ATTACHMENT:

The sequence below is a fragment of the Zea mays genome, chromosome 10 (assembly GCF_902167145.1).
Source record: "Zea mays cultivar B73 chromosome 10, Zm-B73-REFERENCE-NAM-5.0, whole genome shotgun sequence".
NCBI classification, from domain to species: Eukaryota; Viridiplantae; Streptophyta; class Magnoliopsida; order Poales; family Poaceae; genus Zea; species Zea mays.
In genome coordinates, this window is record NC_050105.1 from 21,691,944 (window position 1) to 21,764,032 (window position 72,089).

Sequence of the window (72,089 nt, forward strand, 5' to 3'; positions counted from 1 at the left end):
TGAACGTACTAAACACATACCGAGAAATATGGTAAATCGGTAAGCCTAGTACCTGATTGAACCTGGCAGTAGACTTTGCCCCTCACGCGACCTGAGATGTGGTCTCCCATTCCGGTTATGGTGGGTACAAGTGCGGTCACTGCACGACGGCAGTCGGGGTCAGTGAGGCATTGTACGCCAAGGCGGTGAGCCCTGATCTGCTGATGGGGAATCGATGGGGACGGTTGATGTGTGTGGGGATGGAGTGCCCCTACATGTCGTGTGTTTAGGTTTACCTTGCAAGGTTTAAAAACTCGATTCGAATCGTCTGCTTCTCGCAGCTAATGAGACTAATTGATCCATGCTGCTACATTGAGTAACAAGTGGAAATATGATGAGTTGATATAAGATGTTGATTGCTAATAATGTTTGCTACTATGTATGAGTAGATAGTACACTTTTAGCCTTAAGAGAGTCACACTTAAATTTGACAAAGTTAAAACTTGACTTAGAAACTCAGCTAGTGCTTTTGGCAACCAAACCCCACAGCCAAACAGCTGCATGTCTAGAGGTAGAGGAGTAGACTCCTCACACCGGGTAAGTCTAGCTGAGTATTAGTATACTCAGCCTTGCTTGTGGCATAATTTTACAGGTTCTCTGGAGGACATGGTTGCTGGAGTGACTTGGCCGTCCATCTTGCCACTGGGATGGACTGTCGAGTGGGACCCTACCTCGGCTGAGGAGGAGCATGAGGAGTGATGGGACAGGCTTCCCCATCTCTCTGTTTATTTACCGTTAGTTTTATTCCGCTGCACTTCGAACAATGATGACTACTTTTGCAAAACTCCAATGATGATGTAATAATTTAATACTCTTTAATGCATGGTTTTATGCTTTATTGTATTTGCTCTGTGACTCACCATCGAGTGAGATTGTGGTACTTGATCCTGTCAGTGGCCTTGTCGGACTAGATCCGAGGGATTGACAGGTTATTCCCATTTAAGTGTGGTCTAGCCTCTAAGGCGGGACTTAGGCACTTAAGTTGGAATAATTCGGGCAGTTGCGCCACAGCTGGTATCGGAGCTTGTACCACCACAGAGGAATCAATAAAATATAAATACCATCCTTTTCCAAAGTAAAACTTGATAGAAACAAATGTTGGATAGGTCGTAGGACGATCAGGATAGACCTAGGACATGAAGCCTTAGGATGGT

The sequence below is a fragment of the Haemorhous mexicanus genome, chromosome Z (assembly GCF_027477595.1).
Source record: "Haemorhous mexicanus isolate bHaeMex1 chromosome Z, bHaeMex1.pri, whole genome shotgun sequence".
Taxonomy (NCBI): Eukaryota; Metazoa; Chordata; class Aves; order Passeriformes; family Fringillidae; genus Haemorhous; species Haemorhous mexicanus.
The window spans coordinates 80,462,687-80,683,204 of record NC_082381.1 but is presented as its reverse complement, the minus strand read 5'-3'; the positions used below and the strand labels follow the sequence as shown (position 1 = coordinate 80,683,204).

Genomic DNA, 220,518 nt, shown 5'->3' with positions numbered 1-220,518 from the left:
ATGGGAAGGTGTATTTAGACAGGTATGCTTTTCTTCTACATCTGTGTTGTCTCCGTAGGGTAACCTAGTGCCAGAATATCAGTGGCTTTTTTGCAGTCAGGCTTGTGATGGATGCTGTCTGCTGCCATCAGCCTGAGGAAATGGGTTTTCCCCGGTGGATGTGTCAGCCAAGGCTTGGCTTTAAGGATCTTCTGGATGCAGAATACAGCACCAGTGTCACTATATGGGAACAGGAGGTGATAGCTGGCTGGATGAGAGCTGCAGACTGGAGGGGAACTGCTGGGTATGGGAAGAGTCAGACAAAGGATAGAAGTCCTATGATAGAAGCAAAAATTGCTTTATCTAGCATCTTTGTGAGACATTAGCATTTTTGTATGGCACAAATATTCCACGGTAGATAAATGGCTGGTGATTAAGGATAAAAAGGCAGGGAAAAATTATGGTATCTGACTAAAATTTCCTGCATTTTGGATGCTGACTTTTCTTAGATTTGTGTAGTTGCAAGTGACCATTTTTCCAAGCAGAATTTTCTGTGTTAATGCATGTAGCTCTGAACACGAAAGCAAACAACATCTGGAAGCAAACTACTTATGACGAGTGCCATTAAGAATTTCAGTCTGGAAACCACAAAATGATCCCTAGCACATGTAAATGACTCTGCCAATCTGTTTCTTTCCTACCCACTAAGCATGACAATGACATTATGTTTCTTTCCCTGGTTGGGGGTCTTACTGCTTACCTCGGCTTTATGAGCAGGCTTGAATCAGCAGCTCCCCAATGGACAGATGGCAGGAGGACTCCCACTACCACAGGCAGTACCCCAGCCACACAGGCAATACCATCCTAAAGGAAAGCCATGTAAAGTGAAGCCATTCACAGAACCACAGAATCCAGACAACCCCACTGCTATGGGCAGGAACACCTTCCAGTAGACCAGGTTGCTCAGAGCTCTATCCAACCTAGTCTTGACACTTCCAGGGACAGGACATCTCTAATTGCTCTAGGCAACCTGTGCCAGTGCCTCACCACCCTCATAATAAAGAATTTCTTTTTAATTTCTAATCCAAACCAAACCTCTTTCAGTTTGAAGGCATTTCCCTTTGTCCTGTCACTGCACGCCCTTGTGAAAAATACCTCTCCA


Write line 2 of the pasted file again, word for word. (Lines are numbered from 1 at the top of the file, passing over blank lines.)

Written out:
Source record: "Zea mays cultivar B73 chromosome 10, Zm-B73-REFERENCE-NAM-5.0, whole genome shotgun sequence".